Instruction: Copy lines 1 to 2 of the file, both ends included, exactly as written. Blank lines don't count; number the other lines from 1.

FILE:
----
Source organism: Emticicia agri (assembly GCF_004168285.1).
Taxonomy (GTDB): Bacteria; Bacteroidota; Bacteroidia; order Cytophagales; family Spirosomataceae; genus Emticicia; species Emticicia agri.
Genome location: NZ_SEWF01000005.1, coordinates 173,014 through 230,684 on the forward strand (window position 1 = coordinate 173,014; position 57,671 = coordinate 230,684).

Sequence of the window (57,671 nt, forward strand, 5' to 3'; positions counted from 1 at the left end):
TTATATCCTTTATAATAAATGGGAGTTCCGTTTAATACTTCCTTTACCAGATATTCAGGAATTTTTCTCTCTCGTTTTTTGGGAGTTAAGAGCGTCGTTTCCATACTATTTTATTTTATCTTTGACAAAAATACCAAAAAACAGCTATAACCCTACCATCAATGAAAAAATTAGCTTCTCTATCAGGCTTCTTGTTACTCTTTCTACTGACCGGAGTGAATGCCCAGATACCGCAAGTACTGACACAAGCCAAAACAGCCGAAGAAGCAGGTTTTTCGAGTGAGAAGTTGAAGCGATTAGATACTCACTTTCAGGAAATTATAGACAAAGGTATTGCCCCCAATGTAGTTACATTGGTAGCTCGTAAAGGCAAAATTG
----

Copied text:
Source organism: Emticicia agri (assembly GCF_004168285.1).
Taxonomy (GTDB): Bacteria; Bacteroidota; Bacteroidia; order Cytophagales; family Spirosomataceae; genus Emticicia; species Emticicia agri.